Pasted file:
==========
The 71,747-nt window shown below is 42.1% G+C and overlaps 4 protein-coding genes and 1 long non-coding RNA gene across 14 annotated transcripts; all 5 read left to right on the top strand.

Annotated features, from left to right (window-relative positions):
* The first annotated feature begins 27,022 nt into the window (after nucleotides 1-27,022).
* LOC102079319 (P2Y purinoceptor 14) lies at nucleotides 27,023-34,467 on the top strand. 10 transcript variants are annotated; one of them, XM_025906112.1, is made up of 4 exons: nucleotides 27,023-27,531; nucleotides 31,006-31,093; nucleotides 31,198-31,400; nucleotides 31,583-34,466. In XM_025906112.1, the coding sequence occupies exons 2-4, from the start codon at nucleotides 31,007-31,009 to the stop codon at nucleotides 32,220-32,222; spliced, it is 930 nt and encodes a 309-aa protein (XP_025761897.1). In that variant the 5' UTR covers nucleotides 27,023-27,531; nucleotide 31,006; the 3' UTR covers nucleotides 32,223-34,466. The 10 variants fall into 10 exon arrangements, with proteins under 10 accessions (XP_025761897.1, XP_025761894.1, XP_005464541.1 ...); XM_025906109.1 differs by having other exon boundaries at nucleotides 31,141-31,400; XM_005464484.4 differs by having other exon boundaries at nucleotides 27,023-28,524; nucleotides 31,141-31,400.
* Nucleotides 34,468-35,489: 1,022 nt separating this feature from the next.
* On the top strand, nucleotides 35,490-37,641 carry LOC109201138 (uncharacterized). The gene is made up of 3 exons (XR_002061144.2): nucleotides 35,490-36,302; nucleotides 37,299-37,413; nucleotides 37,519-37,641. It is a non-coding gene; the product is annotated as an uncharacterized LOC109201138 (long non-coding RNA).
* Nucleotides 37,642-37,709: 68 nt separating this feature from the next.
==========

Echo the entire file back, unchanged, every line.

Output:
The 71,747-nt window shown below is 42.1% G+C and overlaps 4 protein-coding genes and 1 long non-coding RNA gene across 14 annotated transcripts; all 5 read left to right on the top strand.

Annotated features, from left to right (window-relative positions):
* The first annotated feature begins 27,022 nt into the window (after nucleotides 1-27,022).
* LOC102079319 (P2Y purinoceptor 14) lies at nucleotides 27,023-34,467 on the top strand. 10 transcript variants are annotated; one of them, XM_025906112.1, is made up of 4 exons: nucleotides 27,023-27,531; nucleotides 31,006-31,093; nucleotides 31,198-31,400; nucleotides 31,583-34,466. In XM_025906112.1, the coding sequence occupies exons 2-4, from the start codon at nucleotides 31,007-31,009 to the stop codon at nucleotides 32,220-32,222; spliced, it is 930 nt and encodes a 309-aa protein (XP_025761897.1). In that variant the 5' UTR covers nucleotides 27,023-27,531; nucleotide 31,006; the 3' UTR covers nucleotides 32,223-34,466. The 10 variants fall into 10 exon arrangements, with proteins under 10 accessions (XP_025761897.1, XP_025761894.1, XP_005464541.1 ...); XM_025906109.1 differs by having other exon boundaries at nucleotides 31,141-31,400; XM_005464484.4 differs by having other exon boundaries at nucleotides 27,023-28,524; nucleotides 31,141-31,400.
* Nucleotides 34,468-35,489: 1,022 nt separating this feature from the next.
* On the top strand, nucleotides 35,490-37,641 carry LOC109201138 (uncharacterized). The gene is made up of 3 exons (XR_002061144.2): nucleotides 35,490-36,302; nucleotides 37,299-37,413; nucleotides 37,519-37,641. It is a non-coding gene; the product is annotated as an uncharacterized LOC109201138 (long non-coding RNA).
* Nucleotides 37,642-37,709: 68 nt separating this feature from the next.